After the regimental plan was known and extensive recon accomplished, Col C.A. Lytle, then the battalion commander, issued this plan. The battalion would cross in four waves, the first wave is made up of two platoons from each of the two assaulting rifle companies, Able and Charlie. The second wave would consist of the HQs Co group of each of the assault companies of the attached engineer unit, the reserve platoons of the two companies, and the attached heavy machine gun platoon. The third wave was made up entirely of Baker, along with the battalion command group. The fourth wave was to be composed of Dog (-), HQs Co, and the Medical Detachment. Each unit, upon reaching the enemy shore, was to have a particular job to do. It was felt by the Battalion CO, that the town of Basse Ham would have to be taken along with the Fort since it could be such a thorn in the side if bypassed. This would also leave an open right flank for the battalion, as well as the division. The town itself would provide an excellent base from which to operate the Fort. It also provided a perfect set-up for the aid station to care for the wounded, of which there were many, as later proven. It was on the suggestion of Capt McEvoy, the battalion surgeon, that the plan to move the battalion surgeon and aid station across with the fourth wave was incorporated with the original planning. This was done only by 1/358. It was later proven that this was a very wise move.
The further plan was to have Able assemble on the Railroad Tracks. It was a definite feature that could not be bypassed. Charlie was to turn right upon crossing and capture Basse Ham prior to daylight. This was to be done by sending one platoon to the south end of town, via the enemy side of the river, and setting up a blocking screen. One platoon was to make a sweep down the main street of the town from the north, to kill or capture all Germans possible and drive the remainder out to the south end of the town, where the platoon there would take care of them. Baker, upon crossing, was to join Able on the Railroad Tracks, here organize and prepare to assault the Fort at the break of day. This plan was disseminated to the various commanders for their study and orientation.
The battalion moved, by shuttle from its rear assembly at Morfontaine, beginning in the mid-afternoon of November 7, to Hayange. In this town, a hot meal was served for supper. This was about 1900 in the evening. After this brief halt and nourishment, the battalion moved on by shuttle to the rear, west of the Cattenom Forest, where the battalion detrucked and moved by foot to previously reconnoitered assembly areas within the Forest. This was completed by about 2100. The troops bedded down for the remainder of the night. This was to be the last restful sleep for about the next two weeks. Throughout the next day, November 8, a more thorough recon was made by company commanders. The battalion commander and staff completed the last-minute preparations. The boatloads were rechecked, equipment rechecked and all the last-minute personal details were taken care of. Arrangements and coordination had been made with the 179-ECB supporting this operation to drop the assault boats at the little village of Husange. There the infantry and engineers would meet and begin the hand-carry of the boats to the river, about 1500 yards distance. This was later proven to be a mistake, because of this very long haul.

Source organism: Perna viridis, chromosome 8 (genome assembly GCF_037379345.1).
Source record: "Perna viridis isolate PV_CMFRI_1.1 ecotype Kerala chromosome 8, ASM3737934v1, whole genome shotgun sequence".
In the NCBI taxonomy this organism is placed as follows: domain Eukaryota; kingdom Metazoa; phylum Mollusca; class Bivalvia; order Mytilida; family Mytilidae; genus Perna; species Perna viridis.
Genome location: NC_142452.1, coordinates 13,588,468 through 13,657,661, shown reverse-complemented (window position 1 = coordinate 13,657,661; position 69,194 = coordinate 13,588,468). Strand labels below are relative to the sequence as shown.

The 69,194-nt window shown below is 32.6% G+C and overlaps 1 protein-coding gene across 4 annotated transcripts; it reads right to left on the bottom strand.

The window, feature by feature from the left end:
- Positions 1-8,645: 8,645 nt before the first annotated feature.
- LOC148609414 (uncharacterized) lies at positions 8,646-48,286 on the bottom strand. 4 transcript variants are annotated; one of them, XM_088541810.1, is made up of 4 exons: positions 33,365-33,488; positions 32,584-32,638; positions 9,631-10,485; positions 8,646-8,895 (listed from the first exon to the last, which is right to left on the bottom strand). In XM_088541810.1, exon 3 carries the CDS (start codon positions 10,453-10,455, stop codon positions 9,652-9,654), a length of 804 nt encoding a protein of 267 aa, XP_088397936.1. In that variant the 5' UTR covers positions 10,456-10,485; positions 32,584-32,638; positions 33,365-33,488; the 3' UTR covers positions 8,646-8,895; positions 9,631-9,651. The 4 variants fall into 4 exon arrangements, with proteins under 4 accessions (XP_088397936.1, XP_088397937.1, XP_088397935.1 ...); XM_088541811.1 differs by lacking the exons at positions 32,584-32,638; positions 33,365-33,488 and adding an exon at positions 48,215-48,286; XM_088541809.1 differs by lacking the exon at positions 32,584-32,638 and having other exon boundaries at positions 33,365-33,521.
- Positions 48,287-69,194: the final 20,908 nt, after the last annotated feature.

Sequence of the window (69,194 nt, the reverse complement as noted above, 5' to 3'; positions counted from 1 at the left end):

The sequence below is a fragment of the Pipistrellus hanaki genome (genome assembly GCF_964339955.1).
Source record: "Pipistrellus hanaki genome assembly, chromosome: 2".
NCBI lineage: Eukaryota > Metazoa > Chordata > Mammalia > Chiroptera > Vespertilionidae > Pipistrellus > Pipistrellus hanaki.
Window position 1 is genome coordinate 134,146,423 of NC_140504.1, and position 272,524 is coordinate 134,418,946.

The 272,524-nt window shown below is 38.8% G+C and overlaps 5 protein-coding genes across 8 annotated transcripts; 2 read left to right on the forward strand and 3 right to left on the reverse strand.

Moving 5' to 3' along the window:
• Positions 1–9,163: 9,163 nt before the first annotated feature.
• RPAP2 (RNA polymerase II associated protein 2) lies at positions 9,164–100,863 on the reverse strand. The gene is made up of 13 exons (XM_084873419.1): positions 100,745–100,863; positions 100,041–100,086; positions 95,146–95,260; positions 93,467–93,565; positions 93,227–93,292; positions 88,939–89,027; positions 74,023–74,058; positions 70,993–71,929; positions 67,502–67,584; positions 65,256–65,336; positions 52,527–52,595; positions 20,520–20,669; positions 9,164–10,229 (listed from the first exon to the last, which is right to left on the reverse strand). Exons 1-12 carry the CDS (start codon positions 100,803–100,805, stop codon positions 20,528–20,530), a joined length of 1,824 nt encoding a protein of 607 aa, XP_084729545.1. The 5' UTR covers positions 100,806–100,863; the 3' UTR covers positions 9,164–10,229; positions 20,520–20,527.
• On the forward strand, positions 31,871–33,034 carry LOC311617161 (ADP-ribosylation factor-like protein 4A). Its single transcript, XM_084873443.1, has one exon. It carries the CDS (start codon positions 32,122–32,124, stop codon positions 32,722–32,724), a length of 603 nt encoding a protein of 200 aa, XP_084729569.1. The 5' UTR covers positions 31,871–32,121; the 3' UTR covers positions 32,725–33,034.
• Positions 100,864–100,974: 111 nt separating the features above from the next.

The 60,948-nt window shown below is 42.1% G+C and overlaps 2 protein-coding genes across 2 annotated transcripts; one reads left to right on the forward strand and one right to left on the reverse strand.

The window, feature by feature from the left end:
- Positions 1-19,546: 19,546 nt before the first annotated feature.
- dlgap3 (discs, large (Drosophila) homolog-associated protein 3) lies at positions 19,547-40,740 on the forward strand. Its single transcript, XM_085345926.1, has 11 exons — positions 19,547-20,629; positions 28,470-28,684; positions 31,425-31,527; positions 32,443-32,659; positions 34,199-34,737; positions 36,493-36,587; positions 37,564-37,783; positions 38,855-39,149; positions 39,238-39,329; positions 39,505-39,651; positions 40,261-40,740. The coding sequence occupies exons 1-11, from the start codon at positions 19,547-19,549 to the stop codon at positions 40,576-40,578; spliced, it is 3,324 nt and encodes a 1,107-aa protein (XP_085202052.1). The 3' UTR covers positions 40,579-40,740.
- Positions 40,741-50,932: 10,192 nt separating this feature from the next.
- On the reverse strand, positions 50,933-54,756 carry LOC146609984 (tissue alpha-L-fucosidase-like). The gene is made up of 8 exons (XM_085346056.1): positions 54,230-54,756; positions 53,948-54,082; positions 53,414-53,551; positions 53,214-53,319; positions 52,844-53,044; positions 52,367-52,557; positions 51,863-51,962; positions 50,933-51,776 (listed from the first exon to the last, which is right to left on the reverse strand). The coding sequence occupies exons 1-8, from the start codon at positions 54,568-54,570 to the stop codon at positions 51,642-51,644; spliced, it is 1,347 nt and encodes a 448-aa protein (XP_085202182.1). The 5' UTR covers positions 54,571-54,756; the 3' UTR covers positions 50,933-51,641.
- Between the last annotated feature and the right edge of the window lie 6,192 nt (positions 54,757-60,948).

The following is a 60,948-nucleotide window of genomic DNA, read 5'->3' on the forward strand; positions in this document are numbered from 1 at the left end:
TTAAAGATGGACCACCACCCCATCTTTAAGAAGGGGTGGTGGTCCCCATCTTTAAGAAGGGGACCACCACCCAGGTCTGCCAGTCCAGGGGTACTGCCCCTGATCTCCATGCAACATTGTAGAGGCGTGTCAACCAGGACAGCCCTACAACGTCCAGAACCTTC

All unit commanders were taken to a vantage point on the edge of the Cattenom Forest, which overlooked the entire field of operations. From here, the point at which the boats would be picked up could be seen, the area to be traversed en route to the river, the crossing area, the assembly point along the railroad, the town of the Basse Ham, and the rising hill mass to the east upon which sat Fort Koenigsmacker. At this point, they were thoroughly oriented and all the last-minute coordination between the battalion and company commanders was made. The unit commanders, in turn, bought all NCOs down and including squad leaders to this same vantage point. At this time the same thorough briefing was given and all questions concerning the operation were answered as far as possible. This was truly one of the few times in which the entire battalion knew what it had to do and had seen the area over which the operation was to take place.
At about 1700 November 8, the battalion commander assembled the battalion in a group, in the Cattenom Forest. Here he went very thoroughly over the entire plan as previously given, and laid down a standard that he expected every individual to reach in the impending operation. He, being a very forceful and courageous character, instilled in every man the necessity of accomplishing the mission ahead. The companies were released to return to their company areas to get as much rest as possible prior to their departure from the assembly areas. There was not much sleeping that night for thinking of the operation to come was of utmost priority. The departure from the assembly area was scheduled at 0100. The plan to be followed has been presented and the happenings prior to the actual jump off enumerated.